Economics Majors are unable to apply internship credit towards their major requirements; however, internships are available to all students at the University of Central Florida for elective credit through the Experiential Learning office, which works with all majors.

For help finding an Internship, please go to the Business Satellite Office of Experiential Learning, located in BA1, room 130. The phone number is (407) 823-5581 and the website is www.explearning.ucf.edu

Internships are academic courses that allow students to apply classroom theory in a practical work setting and gain personal, academic and work competencies.

  • One semester
  • Major-related
  • Off-campus
  • Usually for credit
  • Paid or unpaid
  • Structured for learning

Careers

What can I do with this major?

General Information and Strategies

  • Economics is a social science that researches people and how they use their resources with a focus on the economic well-being of society.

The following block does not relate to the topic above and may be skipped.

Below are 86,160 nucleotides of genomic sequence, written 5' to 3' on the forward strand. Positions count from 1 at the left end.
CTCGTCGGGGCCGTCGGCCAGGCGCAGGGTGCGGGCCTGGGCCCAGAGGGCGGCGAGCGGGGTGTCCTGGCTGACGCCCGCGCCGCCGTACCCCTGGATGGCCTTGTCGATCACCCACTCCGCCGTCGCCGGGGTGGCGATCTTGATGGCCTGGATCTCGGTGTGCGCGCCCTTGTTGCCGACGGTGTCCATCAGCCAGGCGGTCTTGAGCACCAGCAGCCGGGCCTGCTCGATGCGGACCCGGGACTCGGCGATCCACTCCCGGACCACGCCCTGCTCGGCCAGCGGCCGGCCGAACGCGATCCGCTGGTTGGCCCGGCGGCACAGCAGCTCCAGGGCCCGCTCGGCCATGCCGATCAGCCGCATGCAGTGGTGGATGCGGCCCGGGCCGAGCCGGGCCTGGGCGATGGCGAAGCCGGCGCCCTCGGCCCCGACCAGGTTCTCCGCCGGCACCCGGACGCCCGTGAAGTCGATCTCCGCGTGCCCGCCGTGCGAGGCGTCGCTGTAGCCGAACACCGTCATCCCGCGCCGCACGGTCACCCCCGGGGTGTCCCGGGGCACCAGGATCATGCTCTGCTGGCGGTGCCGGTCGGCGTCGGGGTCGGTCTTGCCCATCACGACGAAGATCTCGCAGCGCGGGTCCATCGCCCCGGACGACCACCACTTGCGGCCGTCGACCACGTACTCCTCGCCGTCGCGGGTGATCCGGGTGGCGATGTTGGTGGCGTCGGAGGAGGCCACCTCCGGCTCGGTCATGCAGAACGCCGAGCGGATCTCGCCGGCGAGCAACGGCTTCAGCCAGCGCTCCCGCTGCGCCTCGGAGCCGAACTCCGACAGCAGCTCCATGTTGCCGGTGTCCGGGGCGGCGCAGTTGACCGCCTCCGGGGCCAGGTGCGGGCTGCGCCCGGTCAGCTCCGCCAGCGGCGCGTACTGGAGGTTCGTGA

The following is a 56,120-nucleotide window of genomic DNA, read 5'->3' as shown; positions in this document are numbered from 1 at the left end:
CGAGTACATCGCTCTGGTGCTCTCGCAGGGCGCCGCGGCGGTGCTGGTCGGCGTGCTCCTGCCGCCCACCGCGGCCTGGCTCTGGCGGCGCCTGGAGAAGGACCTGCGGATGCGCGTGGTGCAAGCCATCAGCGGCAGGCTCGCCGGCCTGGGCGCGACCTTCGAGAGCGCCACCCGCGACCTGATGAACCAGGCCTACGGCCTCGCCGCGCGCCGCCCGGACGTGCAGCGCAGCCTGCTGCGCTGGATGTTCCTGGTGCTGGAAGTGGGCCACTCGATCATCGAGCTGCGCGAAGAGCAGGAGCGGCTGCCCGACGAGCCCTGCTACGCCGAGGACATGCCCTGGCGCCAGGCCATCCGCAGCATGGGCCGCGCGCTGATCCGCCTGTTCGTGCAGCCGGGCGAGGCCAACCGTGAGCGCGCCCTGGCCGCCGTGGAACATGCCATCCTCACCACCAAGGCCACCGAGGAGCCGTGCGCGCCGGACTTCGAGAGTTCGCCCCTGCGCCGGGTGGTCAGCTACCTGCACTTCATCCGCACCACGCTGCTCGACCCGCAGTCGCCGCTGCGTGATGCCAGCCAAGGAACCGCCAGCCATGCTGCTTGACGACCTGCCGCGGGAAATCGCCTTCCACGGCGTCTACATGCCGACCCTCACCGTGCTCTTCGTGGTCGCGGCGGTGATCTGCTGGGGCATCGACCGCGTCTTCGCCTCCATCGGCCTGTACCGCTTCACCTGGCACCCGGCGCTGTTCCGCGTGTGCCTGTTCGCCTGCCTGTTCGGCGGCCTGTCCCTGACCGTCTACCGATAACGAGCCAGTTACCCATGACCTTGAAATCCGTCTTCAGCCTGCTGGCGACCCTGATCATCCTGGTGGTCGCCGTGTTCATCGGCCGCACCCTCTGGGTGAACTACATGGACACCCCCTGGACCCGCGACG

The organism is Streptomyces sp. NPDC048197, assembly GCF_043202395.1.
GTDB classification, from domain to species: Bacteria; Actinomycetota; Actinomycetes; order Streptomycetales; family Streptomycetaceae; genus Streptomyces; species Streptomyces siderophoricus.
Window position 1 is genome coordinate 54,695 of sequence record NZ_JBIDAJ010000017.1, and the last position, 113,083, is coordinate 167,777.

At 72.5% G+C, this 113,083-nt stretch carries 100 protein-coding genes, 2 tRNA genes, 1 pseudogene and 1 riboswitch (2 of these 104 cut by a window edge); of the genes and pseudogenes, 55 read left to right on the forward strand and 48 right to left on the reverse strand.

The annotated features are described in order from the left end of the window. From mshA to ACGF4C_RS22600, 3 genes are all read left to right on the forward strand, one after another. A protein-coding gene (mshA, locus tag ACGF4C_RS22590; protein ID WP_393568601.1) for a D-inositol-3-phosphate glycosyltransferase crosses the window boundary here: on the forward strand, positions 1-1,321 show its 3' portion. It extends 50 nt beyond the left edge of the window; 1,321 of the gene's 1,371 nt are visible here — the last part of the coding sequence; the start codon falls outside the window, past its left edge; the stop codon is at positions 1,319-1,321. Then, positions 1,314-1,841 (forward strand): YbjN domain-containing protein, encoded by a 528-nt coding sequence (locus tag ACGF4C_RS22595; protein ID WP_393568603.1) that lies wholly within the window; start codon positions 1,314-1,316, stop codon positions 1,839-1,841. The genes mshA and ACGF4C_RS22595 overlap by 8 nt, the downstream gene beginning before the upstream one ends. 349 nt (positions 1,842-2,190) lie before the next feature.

• An undergraduate degree in economics can lead to many career opportunities. Students should clearly define their goals and seek experiences and skills necessary to reach those goals.
  • Some undergraduate programs are located in colleges of Business and others in Arts and Sciences. These may lead to either the B.A. or B.S. Career opportunities can vary slightly depending upon the particular degree and curriculum.
  • Most economist positions require masters or doctoral degrees in economics or a closely related field.
  • Economics can serve as good preparation for graduate programs in economics, law, public administration, international affairs, management science, or business.
  • Gaining relevant experience through part-time and summer jobs or internships is critical.